Since the 1950s, the Cordillera Central, the main mountainous region in the Dominican Republic, has been suffered from massive deforestation. This is mainly due to widespread agriculture, livestock farming and logging, which pose a threat to the natural balance of ecosystems.
This imbalance has been exacerbated by the first effects of climate change which is degrading the quality of life and restricts locals’ capacity to develop income-generating activities.
The watershed region of the Yaque del Norte, the longest river in the Dominican Republic, is a rare exception. In two decades, it has managed to reverse this trend and has even regained the forest cover it had in the 1950s. This small miracle is due to an original public-private partnership established in 2001: Plan Sierra, named after the association responsible for its implementation.
“The key to the success of Plan Sierra is that it has found the right combination between a customized approach and an integrated vision of the territory as a whole. It has overcome the usual risks of conflicts between the preservation of natural resources, agriculture and livestock farming”, says Sandra Kassab, AFD’s Director in Santo Domingo. “Thanks to the strong support from communities built up over the years, Plan Sierra has helped many small-scale local stakeholders develop and implement activities tailored to their needs.”
During phases 1 and 2 of the project, these activities have achieved significant benefits in the watershed area: 10,250 hectares have already been replanted and 1,000 new families now have access to a continuous drinking water supply.
These excellent social and environmental results are also due to the exchange of good practices with France, in particular on Integrated Water Resources Management (IWRM): “The cooperation with the company Canal de Provence and a study tour in France have helped Plan Sierra build up its expertise in coordinated land use, water resources and ecosystem management in the interests of socioeconomic development”, says Bénédicte Alsac, Project Manager at AFD’s headquarters.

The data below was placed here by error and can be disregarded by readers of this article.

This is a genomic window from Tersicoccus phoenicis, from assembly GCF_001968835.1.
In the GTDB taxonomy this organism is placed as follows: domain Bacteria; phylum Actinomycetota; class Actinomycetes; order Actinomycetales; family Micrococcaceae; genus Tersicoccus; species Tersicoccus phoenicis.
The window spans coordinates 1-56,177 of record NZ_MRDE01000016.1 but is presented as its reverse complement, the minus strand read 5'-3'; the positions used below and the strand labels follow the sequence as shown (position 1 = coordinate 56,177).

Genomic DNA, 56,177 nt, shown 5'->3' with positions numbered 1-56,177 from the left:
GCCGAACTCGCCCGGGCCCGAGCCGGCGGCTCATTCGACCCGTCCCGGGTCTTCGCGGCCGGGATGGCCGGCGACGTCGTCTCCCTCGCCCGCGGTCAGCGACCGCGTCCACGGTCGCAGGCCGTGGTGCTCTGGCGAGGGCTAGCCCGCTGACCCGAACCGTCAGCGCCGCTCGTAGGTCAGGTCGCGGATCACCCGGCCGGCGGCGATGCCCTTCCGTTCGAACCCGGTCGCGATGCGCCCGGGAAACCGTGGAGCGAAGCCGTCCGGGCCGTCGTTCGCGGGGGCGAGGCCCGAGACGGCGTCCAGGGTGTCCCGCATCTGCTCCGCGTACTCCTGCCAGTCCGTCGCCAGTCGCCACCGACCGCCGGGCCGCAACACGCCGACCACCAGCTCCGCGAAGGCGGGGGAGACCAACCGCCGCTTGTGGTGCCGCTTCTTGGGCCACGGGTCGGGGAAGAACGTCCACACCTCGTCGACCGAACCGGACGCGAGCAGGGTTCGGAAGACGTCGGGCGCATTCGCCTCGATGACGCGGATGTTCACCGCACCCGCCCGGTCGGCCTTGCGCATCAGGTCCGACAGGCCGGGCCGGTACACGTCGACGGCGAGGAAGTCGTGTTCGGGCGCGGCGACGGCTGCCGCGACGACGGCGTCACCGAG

Capitalizing on achievements
Building on the success and reclaimed forest cover under Plan Sierra, the project is now entering its third phase, which will strengthen territorial management model, whose added value is mainly based on the extensive knowledge and field experience of local associations.
In early 2020, AFD allocated a €20 million concessional loan to the Dominican Republic, combined with a €1.5 million grant. These new funds will help the association scale up. The many customized activities the association will implement include the establishment of a policy to support the professionalization of sectors at all levels: “For example, the dairy industry will be transformed by giving technical training to farmers that use silvopastoralism practices, (from silvopasture: the practice of integrating trees, forage, and the grazing of domesticated animals in a mutually beneficial way),” says Patricia Andrade, Communication Officer at the Santo Domingo office.
Strengthening Evaluation Capacity
The communities will also be supported through the construction and management of new water supply systems, in partnership with the public operator for drinking water distribution in the Sierra region.
A study will explore the opportunity for Plan Sierra of implementing payment mechanisms for ecosystem services. The third phase will provide the opportunity to experiment with new sources of financing, for example, via the carbon certification of new activities for emission credits on the voluntary carbon market.